Saturday, July 30, 2016

The Melania Problem

When I'm on vacation I turn off politics, but I learned too late that both republicans and Democrats scheduled their conventions at the exact same time that I would be away.  How rude.

Anticipating high -- and low -- times at the conventions, I made an exception to my usual no-politics rule.  I informed friends and family of my plans and all were gracious about sneak peaks (republican) and full-on binging (Democrat).

On Monday night, we shared the reaction of the American viewers over Melania Trump's speech:  wow, she can use words to form actual rational thoughts.  A nice break from her husband, many of us agreed.  And with that low bar easily breached, there was a newfound respect for the candidate's wife (excuse me if I DO NOT say "potential first lady").

And then we tuned in the next morning.  Could it be that the Democrats were exaggerating when they said "plagiarism?"  But no.  There were the actual videos of Michelle's speech juxtaposed with Melania's.

Hilarious, right?  Even better than Donald coming onstage through the mist -- or was it steam?

But as the week went on, and was proceeded by the truly professional, intelligent and exciting performances during the Democratic convention, I had some thoughts about how we had reacted to Melania, and what it all means.

We didn't expect her to sound intelligent.  Beautiful (at least in the fashion world) and intelligent, and Trump's wife?  How did that happen?  And then, as the plagiarism was discovered and the Trump forces scurried around trying to get rid of the problem, many of us just accepted that Melania was an unwitting dupe.  But was she?

Melania Trump did not just starve and learn how to apply makeup.  She came from Slovenia for goodness' sake, got as far as college, became a successful model, and ended up the wife of a wealthy and powerful real estate mogul.  This took quite a bit more than fashion sense.

In Melania's world, the rules may be different than in the world most of us Americans know.  I imagine she had to be scrappy and tough.  She had to compete with other beautiful women.  She needed to not just learn the rules, but learn how to stretch them, how to test limits.  She needed to watch, closely, what others like her were doing, and she needed to take what worked and run with it.

In retrospect, it would not surprise me if Melania herself studied Michelle's words, from the speech that she gave at the same moment in her history.  Doubtless she saw Michelle as the epitome of what a presidential candidate's wife should be, based not only on the speech itself, but on the world's reaction to it, and in Michelle's successes and popularity as a first lady.

I am saying that we should give credit to Melania for having a mind of her own, and one that got her far.

Where Melania went wrong is the same place that Donald has gone terribly wrong.  The rules that worked in the game that they had been playing don't work in this one.  Up till now, nobody checked Donald's lies.  Bullying and name calling won high ratings, sponsorship deals and fortune.  People seldom looked behind the name "Trump" to find the con man.  If they did, it didn't matter, because there were always more chumps to rip off.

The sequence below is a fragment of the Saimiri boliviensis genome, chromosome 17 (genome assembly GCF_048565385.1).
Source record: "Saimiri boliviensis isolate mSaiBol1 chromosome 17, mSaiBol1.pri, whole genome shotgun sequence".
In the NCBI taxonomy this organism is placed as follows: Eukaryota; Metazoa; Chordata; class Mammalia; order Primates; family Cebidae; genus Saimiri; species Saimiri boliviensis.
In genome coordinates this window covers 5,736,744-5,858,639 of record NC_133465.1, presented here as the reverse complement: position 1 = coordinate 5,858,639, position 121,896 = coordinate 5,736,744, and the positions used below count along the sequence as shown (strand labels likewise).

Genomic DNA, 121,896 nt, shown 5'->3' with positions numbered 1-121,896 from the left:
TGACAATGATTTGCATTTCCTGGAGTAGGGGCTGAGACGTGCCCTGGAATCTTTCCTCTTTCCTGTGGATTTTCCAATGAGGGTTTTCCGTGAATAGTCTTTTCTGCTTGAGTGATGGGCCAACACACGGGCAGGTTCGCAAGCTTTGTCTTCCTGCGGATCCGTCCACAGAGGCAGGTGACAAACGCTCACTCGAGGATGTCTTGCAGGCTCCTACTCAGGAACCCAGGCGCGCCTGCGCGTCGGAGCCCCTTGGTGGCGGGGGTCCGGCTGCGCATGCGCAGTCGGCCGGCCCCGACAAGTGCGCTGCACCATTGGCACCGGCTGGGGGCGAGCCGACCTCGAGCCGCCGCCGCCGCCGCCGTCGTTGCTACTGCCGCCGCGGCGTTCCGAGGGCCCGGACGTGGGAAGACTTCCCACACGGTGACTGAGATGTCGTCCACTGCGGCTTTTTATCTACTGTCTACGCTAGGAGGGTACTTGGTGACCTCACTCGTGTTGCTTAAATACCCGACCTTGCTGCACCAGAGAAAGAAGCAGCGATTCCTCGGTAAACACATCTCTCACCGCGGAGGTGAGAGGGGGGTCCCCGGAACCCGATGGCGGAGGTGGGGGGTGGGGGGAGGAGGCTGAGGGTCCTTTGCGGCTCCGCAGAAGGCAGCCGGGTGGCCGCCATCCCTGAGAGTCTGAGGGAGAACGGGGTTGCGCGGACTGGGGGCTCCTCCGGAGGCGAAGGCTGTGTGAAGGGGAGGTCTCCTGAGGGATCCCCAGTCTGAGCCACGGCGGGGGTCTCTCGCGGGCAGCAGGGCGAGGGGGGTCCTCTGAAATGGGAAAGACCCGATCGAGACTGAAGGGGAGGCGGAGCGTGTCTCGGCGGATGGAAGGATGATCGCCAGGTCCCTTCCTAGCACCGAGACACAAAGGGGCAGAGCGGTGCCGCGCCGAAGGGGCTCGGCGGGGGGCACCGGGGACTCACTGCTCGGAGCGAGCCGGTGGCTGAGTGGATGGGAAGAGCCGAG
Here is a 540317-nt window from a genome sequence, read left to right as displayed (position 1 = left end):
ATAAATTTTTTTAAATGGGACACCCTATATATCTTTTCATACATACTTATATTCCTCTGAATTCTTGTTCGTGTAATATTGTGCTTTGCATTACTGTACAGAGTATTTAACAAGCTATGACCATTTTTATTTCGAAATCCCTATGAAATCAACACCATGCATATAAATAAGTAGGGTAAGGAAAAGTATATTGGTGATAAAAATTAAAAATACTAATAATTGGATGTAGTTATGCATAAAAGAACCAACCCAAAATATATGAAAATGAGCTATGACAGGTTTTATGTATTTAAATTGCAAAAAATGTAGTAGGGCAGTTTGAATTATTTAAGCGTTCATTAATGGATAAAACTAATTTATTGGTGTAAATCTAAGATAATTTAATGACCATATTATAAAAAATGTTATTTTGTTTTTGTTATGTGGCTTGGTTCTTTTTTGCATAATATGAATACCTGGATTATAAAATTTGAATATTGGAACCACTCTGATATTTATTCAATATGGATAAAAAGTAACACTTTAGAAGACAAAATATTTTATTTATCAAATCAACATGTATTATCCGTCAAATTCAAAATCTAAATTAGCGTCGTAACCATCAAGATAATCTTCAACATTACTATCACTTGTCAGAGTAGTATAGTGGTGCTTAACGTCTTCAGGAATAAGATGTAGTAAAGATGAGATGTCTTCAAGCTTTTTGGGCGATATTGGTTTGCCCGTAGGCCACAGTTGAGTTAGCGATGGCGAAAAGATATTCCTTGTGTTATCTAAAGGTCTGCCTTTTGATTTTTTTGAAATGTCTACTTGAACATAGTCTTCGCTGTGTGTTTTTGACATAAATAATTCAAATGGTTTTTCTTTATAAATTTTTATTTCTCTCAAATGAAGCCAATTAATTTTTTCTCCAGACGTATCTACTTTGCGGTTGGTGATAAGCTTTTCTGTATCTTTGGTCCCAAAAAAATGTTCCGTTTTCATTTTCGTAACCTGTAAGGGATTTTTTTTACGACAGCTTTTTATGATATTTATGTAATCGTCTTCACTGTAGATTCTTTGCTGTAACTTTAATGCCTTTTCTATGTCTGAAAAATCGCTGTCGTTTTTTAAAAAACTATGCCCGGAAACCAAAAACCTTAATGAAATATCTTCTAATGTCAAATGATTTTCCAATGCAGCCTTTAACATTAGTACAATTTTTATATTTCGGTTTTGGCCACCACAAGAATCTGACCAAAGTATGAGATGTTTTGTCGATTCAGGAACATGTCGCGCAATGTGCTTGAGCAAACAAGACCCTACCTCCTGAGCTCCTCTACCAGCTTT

But after a year and then some of letting Donald spout his ugliness, mock his opponents, and make claims to dubious success, there is a new game.  This time the people he has taken on are smarter.  They know the rules.  And they won't be bullied.

The media, pushed around and insulted, are now confronting him with inconsistencies.  Democrats -- and those republicans who possess a moral compass -- are calling him on his anti-American rhetoric, his threats to the constitution, and his attacks on the American people.

Last week, even Chuck Todd and Andrea Mitchell, who love to play the game my husband would call, "Let's you and them fight," stood up and drew accurate contrasts between the Trump and Hillary.  And I must say that to date, our own Lindsey Graham continues to refuse to endorse Donald Trump.

I imagine it must be hard for Paul Ryan to sleep these days because he thought that what Donald Trump wanted was the presidency, and that he would do whatever he was told to do to gain it.  And then it was just a matter of telling him what to do when he got there.  But he is reminded, over and over, that Donald Trump is playing a different game.  He will take from Ryan and the other republicans who are tagging along, and, when all is said and done, stomp them out.

When Melania plagiarized Michelle, she hadn't realized the game had changed.  Donald hasn't realized it either.  And as it goes with bullies, when they are backed into a corner by righteousness, reason and fearlessness, he will either quit or come apart; we will see Donald Trump come unglued on the national political stage.

And then, in November, if this is the America I think it is, he will return to his golden walls and reality shows, leaving us all a bit wiser and a great deal more relieved.


  1. Melania also concocted her history. Her website said she had graduated from a university in Slovenia with a degree in architecture. The press poked around and found out she completed freshman year (except for a course she flunked and a required internship) and then threw in the towel, flying to Milan to start her modelling career. She and The Donald are well-matched.

  2. Wow! Terrific analysis. Have not seen or read this anywhere. Good job, Agnes.
    And I have been saying for months that America is going to have the chilling, thrilling pleasure of watching the Donald have a very public breakdown or crackup or whatever will happen when the thin skin covering that enormous, pathological ego gets punctured irreparably by the polls and the pundits. We might get to see it in the debate with Hillary. I wouldn't miss this for the world!